For Atleo, it was the only way to salvage a cause he holds dear. What happens next is anyone's guess.
The events leading to the February announcement started in December when an email interrupted the Canadian delegation's final dinner in South Africa.
Atleo, Harper and a cadre of former prime ministers and dignitaries were there for the funeral of Nelson Mandela. Atleo had opted to skip a special meeting of chiefs, where he had been scheduled to speak.
Meanwhile, in the Quebec hotel ballroom where Atleo was supposed to be, Grand Chief Doug Kelly of the Sto:lo Tribal Council and Chief Joe Miskokomon of the Chippewas of the Thames First Nation were crafting a resolution that would support the Conservative legislation but also oppose an earlier version of the bill that First Nations found totally unacceptable.
One by one, people agreed on the wording of the resolution. Then Kelly called a vote.
"I asked folks to stand if they supported the resolution, and I was talking about chiefs, proxies and observers," Kelly said.
"Everybody in the room stood. There was a very powerful demonstration of unity and support for that resolution that was endorsed in December last year."
Kelly later told Atleo he should travel to South Africa more often. He was joking, but it was nonetheless clear Atleo was a polarizing figure — too close to the Harper government for some within the aboriginal community.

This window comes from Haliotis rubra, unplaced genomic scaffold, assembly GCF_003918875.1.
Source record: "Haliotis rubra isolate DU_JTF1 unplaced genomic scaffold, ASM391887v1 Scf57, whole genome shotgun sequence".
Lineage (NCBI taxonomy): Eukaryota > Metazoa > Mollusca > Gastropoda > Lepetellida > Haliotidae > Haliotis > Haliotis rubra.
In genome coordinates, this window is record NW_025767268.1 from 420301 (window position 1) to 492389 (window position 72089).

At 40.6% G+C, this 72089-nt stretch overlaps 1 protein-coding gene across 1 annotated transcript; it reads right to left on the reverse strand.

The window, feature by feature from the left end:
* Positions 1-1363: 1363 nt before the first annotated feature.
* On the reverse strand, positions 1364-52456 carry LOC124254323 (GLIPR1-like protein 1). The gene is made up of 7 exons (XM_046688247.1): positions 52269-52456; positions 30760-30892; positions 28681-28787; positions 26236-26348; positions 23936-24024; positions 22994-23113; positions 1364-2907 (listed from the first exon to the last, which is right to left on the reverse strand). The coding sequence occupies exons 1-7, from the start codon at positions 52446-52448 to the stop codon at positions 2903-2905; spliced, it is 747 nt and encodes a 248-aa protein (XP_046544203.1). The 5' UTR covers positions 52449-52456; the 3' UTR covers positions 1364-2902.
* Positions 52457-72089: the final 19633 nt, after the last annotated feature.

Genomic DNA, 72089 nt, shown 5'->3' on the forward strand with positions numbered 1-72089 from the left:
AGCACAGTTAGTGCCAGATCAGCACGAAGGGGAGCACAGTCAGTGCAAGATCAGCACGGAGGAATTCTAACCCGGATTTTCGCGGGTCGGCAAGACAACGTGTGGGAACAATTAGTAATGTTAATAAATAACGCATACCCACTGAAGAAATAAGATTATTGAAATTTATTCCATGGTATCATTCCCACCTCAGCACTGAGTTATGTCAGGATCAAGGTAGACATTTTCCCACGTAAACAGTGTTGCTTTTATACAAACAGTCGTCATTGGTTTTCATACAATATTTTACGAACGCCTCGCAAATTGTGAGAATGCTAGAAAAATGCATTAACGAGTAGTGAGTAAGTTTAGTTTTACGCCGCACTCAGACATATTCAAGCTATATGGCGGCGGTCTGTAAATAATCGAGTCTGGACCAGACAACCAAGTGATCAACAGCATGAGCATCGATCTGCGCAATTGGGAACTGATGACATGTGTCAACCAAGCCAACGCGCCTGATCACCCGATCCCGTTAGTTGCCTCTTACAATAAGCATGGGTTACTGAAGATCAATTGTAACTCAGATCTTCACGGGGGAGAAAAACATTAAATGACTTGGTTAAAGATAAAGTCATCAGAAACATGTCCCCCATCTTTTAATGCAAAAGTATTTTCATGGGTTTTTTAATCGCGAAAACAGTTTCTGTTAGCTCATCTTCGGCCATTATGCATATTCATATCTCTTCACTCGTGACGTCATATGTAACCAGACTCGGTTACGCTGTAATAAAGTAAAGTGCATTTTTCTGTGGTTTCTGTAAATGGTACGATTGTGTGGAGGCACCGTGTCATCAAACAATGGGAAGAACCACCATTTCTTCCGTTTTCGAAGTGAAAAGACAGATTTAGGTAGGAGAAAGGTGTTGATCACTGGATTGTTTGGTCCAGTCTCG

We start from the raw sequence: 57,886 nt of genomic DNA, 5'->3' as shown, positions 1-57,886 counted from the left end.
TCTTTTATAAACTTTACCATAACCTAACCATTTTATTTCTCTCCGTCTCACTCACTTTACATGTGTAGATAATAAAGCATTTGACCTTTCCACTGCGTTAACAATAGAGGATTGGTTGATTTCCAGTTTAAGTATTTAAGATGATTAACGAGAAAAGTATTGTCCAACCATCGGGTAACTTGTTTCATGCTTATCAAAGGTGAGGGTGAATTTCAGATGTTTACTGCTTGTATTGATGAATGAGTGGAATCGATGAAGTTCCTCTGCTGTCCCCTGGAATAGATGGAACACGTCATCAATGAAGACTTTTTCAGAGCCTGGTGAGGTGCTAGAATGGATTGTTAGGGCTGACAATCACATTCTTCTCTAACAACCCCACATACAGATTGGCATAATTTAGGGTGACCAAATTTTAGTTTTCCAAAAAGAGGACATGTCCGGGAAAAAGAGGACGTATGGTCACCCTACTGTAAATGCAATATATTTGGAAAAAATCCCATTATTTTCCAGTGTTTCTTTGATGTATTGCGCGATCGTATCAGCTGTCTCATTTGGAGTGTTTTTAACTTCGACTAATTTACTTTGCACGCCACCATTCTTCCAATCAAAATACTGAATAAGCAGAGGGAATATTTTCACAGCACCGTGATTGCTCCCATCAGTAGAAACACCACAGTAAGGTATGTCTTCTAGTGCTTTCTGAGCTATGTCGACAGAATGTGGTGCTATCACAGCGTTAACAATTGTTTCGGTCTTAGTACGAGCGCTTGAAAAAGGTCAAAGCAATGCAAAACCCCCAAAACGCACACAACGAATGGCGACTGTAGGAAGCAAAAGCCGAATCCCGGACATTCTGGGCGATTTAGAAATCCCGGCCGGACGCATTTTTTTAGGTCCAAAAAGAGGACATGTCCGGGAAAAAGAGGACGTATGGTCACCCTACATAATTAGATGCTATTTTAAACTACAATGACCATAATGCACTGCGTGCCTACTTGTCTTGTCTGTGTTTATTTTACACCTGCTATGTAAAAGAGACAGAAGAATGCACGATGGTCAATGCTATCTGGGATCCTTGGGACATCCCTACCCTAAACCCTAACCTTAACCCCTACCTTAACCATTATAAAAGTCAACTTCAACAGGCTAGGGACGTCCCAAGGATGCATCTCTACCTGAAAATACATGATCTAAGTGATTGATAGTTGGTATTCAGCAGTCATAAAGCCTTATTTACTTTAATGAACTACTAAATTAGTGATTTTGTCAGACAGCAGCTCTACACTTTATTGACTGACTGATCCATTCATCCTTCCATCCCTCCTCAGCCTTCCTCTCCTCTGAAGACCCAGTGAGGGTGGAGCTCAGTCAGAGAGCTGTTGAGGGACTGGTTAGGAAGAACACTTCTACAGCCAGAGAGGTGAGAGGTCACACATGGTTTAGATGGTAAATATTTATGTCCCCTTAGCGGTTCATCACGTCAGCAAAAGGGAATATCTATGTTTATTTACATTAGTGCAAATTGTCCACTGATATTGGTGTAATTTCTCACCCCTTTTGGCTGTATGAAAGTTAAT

"I said, 'If you were in the room, I'm not sure we would have got that resolution endorsed,'" Kelly said.
Word that the chiefs would back the Conservative bill on five conditions reached Atleo's BlackBerry in South Africa. He shared the news, inspiring applause from around the table, according to an account by former NDP strategist Robin Sears in a recent issue of Policy magazine.
Harper later told Atleo the two of them would get the deal done, according to a source.
But with budget day looming and still no agreement, pressure was mounting on Harper and Atleo. They managed to squeeze some time into their hectic schedules to talk economics and education.
To those who have heard it, Atleo can make quite a compelling case.
Economist Don Drummond recalls getting into a long, thoughtful conversation with Atleo about spending on First Nations education that relied on the economic case, rather than the usual social or moral arguments.
So compelling was Atleo's pitch that Drummond completely lost track of time.
"I remember when we finished and took a breath, we looked up and the entire room, which had had something like 2,000 people, was almost empty and the maintenance staff was stacking up the chairs."
Harper did not need much convincing of the merits of funding First Nations education. Like Atleo, he too realized it held the key to improving the quality of life of aboriginal people while also giving the economy a boost.
But like Atleo, Harper had his own list of demands.